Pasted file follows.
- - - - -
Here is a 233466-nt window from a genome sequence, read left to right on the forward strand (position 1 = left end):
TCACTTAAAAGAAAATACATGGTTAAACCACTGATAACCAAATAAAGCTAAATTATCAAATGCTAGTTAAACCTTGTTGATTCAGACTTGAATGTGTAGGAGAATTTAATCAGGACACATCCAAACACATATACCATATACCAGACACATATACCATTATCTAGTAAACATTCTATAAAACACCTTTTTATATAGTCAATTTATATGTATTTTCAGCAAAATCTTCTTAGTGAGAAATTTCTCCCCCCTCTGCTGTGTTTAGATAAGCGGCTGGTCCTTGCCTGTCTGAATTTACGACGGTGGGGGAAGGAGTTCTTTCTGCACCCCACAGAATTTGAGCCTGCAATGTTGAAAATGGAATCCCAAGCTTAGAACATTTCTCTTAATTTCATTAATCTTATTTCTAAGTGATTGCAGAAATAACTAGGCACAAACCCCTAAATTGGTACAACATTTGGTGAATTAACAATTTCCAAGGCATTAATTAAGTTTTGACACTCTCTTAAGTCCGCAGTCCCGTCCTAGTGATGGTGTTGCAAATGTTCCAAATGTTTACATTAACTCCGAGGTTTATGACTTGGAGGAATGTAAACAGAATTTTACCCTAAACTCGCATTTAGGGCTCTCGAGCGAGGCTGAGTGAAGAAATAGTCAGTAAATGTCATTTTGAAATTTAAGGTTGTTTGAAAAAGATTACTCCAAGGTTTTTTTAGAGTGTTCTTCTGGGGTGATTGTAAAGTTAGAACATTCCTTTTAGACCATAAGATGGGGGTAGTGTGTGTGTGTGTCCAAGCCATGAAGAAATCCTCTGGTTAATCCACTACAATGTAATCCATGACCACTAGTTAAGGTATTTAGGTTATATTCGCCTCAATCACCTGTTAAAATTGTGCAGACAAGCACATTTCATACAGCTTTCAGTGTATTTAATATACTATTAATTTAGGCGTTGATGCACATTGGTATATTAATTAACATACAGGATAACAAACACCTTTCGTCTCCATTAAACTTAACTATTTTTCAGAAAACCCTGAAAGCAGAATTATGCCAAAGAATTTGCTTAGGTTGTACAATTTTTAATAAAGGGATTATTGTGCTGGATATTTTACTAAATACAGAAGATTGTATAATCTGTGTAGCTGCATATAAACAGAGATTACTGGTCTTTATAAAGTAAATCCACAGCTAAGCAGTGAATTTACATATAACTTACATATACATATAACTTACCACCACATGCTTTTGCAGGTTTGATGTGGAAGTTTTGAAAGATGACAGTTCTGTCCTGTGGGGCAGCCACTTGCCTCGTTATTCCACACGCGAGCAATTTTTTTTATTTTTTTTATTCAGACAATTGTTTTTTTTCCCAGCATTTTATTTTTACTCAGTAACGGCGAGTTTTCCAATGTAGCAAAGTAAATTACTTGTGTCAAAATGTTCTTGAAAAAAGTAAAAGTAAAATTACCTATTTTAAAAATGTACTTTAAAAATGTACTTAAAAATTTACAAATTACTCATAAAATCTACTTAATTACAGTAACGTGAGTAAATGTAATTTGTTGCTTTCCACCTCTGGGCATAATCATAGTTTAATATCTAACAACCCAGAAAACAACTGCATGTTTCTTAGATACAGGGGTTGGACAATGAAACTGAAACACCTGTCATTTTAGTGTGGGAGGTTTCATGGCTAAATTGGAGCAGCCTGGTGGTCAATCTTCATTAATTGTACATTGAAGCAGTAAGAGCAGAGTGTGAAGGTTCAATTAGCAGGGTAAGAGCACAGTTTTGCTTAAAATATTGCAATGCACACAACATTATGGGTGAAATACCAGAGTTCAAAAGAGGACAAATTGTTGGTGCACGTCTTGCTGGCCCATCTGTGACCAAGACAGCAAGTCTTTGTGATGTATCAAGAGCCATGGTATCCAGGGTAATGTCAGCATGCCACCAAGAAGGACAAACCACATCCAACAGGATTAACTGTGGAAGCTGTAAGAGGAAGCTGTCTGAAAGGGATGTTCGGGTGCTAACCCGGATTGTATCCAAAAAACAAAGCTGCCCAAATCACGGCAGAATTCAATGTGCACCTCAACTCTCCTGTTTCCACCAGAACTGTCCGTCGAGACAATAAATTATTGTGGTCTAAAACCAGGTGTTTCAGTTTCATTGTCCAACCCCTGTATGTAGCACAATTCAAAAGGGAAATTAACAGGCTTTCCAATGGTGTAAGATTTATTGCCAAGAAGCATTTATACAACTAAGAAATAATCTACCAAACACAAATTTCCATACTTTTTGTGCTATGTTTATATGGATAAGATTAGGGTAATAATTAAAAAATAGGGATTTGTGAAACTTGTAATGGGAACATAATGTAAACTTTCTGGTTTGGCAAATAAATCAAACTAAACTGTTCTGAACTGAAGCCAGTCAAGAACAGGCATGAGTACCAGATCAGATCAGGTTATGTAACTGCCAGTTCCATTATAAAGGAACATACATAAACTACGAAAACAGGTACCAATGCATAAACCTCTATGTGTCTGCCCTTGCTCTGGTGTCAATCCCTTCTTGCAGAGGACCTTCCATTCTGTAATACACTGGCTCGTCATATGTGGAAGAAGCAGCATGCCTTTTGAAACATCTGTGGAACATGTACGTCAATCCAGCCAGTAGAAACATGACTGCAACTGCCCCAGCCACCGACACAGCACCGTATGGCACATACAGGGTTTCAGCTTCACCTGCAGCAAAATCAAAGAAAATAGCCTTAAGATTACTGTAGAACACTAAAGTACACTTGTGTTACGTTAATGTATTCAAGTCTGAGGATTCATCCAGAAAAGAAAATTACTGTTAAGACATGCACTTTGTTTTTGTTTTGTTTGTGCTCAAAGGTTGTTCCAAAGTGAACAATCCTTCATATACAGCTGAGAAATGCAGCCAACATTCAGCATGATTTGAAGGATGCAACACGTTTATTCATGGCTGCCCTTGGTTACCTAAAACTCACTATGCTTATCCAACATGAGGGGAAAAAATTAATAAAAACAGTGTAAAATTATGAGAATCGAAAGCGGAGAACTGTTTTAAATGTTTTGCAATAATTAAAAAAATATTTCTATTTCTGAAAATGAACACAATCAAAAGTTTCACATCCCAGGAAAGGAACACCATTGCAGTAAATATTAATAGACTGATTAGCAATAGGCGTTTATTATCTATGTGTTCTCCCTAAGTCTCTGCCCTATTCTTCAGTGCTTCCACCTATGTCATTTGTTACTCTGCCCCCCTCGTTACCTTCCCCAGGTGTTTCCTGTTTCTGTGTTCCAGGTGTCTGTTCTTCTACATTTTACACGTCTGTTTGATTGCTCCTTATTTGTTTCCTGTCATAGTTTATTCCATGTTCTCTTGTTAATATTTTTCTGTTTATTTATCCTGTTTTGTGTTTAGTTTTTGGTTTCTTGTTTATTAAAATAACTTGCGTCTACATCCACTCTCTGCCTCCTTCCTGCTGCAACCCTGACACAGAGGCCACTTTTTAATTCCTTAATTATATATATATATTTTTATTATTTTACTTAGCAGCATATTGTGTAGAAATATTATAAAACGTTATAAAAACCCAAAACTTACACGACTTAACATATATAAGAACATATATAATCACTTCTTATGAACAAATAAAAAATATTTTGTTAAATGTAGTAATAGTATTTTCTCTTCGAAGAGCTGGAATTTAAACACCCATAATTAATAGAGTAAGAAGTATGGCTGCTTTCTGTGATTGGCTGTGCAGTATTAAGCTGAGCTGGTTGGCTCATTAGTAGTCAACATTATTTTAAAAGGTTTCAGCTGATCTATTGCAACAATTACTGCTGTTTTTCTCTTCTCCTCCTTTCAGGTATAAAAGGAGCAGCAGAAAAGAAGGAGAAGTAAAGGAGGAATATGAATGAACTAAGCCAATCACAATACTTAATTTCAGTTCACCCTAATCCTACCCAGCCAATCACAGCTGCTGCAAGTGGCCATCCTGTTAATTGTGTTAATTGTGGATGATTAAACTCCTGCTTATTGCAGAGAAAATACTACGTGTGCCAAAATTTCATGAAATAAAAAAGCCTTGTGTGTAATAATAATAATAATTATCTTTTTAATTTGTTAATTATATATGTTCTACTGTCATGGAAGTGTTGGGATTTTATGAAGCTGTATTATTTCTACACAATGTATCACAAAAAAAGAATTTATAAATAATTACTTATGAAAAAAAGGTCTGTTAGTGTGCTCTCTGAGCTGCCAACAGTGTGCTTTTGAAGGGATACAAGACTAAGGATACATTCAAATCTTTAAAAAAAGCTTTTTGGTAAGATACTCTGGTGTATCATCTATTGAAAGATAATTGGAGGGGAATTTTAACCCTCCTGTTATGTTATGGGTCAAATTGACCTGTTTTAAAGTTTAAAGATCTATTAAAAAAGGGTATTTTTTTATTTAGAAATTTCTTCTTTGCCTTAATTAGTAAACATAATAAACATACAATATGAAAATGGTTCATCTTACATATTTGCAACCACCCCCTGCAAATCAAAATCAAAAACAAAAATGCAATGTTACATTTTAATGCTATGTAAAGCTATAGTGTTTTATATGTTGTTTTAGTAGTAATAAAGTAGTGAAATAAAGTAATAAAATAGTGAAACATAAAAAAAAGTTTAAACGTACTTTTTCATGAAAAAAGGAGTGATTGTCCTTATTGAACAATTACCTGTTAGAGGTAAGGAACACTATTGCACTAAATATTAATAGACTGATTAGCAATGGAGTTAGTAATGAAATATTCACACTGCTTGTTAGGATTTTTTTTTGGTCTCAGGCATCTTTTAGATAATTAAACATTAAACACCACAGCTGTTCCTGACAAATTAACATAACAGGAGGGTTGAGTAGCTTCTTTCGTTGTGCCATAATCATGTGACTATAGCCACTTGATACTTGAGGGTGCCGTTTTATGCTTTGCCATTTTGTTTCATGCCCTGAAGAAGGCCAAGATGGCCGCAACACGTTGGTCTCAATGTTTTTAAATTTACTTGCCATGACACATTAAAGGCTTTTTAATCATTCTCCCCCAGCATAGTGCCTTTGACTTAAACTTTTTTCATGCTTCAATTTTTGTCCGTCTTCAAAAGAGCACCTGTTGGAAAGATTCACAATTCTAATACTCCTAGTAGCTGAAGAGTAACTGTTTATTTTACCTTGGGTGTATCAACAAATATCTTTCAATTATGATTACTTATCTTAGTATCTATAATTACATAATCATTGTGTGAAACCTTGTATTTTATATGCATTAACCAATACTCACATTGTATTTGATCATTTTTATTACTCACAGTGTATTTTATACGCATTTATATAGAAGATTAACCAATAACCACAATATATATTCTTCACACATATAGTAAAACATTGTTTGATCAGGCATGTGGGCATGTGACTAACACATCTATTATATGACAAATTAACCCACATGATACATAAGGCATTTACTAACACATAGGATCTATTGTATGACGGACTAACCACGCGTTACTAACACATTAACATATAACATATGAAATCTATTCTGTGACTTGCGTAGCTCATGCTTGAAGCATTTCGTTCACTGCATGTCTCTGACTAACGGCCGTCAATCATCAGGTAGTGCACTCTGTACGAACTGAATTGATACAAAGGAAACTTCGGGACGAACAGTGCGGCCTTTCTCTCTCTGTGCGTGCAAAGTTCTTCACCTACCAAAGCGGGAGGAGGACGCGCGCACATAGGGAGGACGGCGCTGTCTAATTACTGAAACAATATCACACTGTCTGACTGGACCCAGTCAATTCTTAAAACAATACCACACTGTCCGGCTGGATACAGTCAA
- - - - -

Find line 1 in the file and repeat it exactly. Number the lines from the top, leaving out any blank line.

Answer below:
Here is a 233466-nt window from a genome sequence, read left to right on the forward strand (position 1 = left end):